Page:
Rick Stein’s, Winchester

Rick Stein's business card

Apart from my Dad’s bathroom shop, Winchester hasn’t got an awful lot going for it and it certainly isn’t known for its food (bar Michelin starred The Black Rat which is pretty decent). To hear that both Hugh Fearnley-Twittingstall and Rick Stein were both opening restaurants there, it sounded like only a positive thing.

Outside

We thought we’d start by trying Rick Stein’s, which as you can imagine was a wholly seafood offering. White table cloths attempted to create a formal atmosphere but the fact we were seated next to a closed cupboard covered in scuffs; it didn’t quite do it for me.

Inside

Again, with an attempt at fine-dining, we were offered an amuse bouche of fish cakes which were pleasant little balls with the flavour and texture you might expect from a pub.

Fish cakes

To start, my parents opted for the Cantabrian prawn and crab cocktail (£8.95) which was served in a whisky glass. The quality of both the crab and prawn was exquisite.

Prawn and crab cocktail

Slightly less successful was my salt and pepper squid (£8.95) which was a touch on the chewy side. It also had very little of the promised salt and pepper flavour. Frenchman’s Creek oysters (£2.50 each) were plump and creamy.

Salt and pepper squid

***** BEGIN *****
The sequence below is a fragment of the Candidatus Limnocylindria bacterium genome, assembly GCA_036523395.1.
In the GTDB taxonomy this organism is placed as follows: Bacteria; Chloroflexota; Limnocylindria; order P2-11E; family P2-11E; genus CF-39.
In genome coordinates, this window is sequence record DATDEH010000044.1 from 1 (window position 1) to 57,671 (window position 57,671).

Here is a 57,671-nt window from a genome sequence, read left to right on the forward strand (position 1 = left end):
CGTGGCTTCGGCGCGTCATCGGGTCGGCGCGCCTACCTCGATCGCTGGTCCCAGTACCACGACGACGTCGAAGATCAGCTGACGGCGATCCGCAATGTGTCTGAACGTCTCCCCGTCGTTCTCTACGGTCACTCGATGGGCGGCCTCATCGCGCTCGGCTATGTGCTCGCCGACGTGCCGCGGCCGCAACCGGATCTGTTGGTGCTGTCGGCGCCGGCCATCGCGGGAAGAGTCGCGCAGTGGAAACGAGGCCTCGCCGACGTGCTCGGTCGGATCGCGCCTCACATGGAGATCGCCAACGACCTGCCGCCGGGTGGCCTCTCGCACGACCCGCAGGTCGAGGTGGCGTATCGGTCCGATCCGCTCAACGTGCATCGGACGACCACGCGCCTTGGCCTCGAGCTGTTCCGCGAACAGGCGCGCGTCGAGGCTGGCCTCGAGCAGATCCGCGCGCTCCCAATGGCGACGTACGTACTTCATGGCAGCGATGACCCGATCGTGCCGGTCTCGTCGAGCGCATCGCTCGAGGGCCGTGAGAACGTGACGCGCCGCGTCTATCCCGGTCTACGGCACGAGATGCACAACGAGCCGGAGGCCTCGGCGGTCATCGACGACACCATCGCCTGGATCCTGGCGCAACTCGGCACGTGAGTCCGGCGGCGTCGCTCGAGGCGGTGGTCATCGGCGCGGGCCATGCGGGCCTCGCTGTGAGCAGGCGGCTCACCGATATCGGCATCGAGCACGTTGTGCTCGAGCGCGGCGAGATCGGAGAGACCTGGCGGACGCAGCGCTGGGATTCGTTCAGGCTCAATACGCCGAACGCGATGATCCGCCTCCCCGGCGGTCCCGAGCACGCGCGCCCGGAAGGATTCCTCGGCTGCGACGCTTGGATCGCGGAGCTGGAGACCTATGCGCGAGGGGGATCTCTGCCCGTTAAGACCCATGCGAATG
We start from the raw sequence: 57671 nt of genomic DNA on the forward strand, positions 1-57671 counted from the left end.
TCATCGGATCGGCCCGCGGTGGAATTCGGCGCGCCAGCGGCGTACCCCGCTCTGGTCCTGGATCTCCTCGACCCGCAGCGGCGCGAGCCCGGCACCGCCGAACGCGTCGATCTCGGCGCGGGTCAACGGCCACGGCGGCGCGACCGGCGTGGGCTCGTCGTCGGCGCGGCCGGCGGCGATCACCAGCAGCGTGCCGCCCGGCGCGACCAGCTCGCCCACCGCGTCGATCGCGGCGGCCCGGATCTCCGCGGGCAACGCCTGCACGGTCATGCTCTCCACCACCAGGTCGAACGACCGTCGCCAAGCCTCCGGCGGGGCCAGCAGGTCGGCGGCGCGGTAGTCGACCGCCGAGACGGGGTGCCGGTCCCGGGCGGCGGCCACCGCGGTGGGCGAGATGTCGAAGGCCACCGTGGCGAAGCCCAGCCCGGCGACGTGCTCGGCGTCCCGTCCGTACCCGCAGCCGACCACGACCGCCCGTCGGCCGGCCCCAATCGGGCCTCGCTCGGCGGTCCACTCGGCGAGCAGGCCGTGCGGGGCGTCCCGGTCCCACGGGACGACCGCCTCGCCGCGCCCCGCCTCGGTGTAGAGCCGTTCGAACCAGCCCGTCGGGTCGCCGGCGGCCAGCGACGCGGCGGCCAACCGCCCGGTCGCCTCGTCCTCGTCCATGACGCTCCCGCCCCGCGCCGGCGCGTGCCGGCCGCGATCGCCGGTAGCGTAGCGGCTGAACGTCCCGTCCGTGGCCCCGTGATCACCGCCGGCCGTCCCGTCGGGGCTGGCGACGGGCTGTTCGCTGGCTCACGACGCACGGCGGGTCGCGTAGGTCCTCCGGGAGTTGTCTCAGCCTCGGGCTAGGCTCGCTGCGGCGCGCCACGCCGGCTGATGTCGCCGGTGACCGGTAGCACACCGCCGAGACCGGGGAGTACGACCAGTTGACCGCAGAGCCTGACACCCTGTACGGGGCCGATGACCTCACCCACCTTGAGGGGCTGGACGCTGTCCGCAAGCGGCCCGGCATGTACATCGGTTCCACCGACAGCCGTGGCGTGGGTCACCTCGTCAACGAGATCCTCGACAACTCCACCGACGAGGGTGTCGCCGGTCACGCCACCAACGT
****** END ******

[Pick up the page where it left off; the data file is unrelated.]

Oysters

For main, my Mutti’s cod and chips (£16.95) was fine but not particularly noteworthy. The mushy peas looked like they’d seen better days. But the thick cut chips were quite moreish.

Cod and chips

Far from moreish however were the thin chips (£3.50) that came with my lobster (£29.95), as they were soggy, undercooked and under-seasoned. And then there’s the lobster, served with a huge bowl of mayo that had formed a skin. I opted to have it steamed and the amount of water that poured out as I scooped and scraped the flesh out the shell was really off-putting. The lobster meat was also soft and flabby which wasn’t very nice in the slightest.

Lobster and chips

My Vati opted for the Dover sole a la meunière (£32.95) which certainly wasn’t cheap but it was faultless both in terms of quality and cooking.

Sole a la meunière

For dessert I went for the passion fruit pavlova (£6.95) which was a touch expensive for what is essentially a very good meringue and cream topped with half a passion fruit. To be fair, it was incredible. I had a similar desert when I visited Stein’s Seafood Restaurant in Padstow and it was equally as wonderful.

Pavlova

Service had a touch of the manic, rushed Café Rouge at Terminal 4 about it – our waiter would walk off before you finished your sentence which was annoying. That, along with some expensive but altogether disappointing food, left us doubtful we’d return.

4/10

Square Meal

//

Leave a Reply

Your email address will not be published.